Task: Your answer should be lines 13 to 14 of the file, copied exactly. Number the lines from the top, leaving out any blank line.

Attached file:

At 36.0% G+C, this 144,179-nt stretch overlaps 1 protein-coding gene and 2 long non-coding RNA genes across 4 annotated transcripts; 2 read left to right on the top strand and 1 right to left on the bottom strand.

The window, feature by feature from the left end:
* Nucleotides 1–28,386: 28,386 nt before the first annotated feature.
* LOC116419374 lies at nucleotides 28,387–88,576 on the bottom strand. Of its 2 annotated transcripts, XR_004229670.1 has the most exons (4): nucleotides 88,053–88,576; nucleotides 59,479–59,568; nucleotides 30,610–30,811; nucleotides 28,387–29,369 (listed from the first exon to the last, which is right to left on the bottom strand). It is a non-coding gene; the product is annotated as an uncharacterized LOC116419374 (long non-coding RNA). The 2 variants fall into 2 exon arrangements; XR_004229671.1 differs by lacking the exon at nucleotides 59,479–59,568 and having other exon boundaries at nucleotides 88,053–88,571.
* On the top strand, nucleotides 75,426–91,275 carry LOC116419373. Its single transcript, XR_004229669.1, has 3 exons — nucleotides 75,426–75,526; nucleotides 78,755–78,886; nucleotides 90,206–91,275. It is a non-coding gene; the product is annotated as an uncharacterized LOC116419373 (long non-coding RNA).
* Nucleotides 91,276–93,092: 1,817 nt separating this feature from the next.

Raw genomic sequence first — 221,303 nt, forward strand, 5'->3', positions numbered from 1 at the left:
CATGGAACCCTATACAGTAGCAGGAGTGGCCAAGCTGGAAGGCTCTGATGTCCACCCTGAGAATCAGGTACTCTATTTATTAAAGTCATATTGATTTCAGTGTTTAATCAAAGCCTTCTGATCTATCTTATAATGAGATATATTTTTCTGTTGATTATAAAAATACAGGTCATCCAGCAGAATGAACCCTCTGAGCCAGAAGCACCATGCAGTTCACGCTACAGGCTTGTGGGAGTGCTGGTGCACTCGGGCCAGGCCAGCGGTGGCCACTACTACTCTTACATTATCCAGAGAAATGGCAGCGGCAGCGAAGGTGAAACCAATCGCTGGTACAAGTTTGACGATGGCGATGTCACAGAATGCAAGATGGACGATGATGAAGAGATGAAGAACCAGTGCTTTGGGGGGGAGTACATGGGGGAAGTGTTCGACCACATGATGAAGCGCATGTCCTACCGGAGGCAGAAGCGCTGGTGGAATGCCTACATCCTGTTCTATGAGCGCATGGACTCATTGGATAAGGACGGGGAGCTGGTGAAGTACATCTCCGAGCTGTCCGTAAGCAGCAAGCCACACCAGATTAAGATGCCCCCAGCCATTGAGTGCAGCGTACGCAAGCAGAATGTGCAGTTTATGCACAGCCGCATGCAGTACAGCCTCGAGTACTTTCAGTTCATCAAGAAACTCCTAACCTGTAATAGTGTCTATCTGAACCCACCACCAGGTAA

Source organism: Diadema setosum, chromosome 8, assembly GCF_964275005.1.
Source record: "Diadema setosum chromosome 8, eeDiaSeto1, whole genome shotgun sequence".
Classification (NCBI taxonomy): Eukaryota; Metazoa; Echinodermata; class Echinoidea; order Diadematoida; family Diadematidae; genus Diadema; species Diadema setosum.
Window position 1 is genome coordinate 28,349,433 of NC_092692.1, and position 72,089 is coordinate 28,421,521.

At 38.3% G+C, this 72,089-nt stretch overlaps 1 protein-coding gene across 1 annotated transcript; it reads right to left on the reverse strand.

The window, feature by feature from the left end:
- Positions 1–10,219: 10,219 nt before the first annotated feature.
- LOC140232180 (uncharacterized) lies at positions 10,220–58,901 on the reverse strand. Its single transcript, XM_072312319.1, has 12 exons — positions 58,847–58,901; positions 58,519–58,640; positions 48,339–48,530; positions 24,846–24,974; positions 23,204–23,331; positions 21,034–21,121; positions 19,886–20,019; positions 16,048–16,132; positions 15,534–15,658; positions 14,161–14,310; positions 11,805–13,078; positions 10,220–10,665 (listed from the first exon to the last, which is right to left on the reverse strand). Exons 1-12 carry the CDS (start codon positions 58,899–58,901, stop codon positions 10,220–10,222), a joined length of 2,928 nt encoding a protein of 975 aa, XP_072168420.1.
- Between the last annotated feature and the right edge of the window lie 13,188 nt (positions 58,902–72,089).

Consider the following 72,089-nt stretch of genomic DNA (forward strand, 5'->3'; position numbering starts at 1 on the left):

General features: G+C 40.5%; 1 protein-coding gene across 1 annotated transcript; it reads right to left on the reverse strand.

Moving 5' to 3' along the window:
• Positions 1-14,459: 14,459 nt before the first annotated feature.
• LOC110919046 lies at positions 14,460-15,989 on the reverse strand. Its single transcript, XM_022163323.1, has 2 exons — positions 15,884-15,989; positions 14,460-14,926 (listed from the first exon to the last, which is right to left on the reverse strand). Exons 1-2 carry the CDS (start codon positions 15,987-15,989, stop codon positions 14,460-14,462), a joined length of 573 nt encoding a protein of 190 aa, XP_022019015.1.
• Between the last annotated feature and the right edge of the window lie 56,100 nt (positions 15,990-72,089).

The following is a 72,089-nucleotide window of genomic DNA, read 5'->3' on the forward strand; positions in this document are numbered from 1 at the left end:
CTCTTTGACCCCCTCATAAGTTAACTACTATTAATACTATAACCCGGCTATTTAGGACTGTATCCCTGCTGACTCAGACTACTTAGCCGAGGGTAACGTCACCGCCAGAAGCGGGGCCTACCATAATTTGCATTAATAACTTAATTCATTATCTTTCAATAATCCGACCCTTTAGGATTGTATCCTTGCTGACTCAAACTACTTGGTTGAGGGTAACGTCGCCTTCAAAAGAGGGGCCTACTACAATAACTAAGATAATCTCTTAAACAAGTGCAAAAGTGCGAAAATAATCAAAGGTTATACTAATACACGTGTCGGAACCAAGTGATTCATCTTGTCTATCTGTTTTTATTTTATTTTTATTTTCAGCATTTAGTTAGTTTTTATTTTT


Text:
At 38.3% G+C, this 72,089-nt stretch overlaps 1 protein-coding gene across 1 annotated transcript; it reads right to left on the reverse strand.

The window, feature by feature from the left end: